A macaque's-eye view of human insertions and deletions: Differences in mechanisms

Erika M. Kvikstad, Svitlana Tyekucheva, Francesca Chiaromonte, Kateryna D. Makova

Research output: Contribution to journalArticle

42 Citations (Scopus)

Abstract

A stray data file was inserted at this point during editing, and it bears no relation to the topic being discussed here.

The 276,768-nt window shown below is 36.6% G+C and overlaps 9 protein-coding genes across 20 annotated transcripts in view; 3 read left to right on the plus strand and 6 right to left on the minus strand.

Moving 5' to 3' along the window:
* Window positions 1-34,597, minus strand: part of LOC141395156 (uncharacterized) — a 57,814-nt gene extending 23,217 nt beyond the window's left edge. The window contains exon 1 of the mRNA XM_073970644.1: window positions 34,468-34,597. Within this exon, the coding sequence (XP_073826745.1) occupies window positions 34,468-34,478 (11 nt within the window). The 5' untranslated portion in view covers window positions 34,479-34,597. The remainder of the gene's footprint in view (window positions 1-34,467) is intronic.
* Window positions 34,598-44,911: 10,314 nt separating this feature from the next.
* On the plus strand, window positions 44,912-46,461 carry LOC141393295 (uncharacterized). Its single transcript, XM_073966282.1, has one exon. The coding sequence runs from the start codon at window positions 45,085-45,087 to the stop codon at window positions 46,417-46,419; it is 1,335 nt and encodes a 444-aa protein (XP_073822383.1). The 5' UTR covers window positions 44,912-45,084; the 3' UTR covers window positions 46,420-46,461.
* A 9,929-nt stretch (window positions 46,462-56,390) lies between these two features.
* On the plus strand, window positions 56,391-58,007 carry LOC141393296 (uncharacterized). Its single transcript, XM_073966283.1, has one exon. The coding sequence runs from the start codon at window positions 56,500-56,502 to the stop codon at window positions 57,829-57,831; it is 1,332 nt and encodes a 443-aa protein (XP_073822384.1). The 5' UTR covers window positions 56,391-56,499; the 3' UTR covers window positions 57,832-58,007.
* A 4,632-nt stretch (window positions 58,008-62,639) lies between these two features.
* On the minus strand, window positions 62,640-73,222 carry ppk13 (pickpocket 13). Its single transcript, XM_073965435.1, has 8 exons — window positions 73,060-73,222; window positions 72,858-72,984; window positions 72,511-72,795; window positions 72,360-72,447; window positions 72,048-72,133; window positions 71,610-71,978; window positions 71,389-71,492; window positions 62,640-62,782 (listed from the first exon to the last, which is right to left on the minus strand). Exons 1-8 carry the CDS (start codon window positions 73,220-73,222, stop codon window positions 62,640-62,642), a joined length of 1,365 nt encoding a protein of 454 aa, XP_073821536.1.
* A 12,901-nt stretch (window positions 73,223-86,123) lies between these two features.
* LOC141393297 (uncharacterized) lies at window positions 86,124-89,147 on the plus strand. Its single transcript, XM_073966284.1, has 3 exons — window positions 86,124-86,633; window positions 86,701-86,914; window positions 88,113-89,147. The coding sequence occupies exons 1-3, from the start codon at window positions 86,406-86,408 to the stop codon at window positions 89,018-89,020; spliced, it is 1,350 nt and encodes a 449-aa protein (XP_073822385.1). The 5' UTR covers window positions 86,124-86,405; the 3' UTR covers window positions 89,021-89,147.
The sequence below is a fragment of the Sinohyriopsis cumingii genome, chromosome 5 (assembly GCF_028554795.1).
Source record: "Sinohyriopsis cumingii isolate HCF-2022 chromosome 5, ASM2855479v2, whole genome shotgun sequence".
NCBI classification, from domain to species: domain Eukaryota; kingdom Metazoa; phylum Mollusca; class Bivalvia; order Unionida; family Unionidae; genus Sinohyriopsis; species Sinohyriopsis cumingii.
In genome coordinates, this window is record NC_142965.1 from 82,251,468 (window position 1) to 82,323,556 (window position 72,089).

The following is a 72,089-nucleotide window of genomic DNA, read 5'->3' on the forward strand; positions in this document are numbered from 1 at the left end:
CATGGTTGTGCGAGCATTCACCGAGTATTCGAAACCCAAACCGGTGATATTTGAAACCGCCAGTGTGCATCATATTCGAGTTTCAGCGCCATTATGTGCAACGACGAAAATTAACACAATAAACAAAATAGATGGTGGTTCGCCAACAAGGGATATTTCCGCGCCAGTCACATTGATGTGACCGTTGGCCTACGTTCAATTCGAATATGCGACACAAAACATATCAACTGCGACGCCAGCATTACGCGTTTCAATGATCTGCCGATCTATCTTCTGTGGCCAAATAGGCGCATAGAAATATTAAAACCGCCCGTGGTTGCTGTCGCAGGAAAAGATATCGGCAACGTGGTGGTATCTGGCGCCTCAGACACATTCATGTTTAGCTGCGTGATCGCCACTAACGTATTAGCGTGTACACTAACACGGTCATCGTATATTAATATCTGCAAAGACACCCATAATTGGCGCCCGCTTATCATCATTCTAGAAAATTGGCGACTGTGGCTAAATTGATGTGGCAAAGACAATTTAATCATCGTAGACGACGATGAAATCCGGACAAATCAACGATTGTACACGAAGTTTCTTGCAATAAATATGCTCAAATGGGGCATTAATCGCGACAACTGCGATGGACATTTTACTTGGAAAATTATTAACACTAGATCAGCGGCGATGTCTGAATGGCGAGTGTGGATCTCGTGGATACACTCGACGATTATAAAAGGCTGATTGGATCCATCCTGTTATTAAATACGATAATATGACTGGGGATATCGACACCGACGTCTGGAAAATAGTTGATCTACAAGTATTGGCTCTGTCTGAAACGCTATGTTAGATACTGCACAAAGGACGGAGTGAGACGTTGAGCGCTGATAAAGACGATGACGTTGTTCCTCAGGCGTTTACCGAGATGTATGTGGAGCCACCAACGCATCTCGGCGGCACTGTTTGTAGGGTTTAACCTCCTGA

Insertions and deletions (indels) cause numerous genetic diseases and lead to pronounced evolutionary differences among genomes. The macaque sequences provide an opportunity to gain insights into the mechanisms generating these mutations on a genome-wide scale by establishing the polarity of indels occurring in the human lineage since its divergence from the chimpanzee. Here we apply novel regression techniques and multiscale analyses to demonstrate an extensive regional indel rate variation stemming from local fluctuations in divergence, GC content, male and female recombination rates, proximity to telomeres, and other genomic factors. We find that both replication and, surprisingly, recombination are significantly associated with the occurrence of small indels. Intriguingly, the relative inputs of replication versus recombination differ between insertions and deletions, thus the two types of mutations are likely guided in part by distinct mechanisms. Namely, insertions are more strongly associated with factors linked to recombination, while deletions are mostly associated with replication-related features. Indel as a term misleadingly groups the two types of mutations together by their effect on a sequence alignment. However, here we establish that the correct identification of a small gap as an insertion or a deletion (by use of an outgroup) is crucial to determining its mechanism of origin. In addition to providing novel insights into insertion and deletion mutagenesis, these results will assist in gap penalty modeling and eventually lead to more reliable genomic alignments.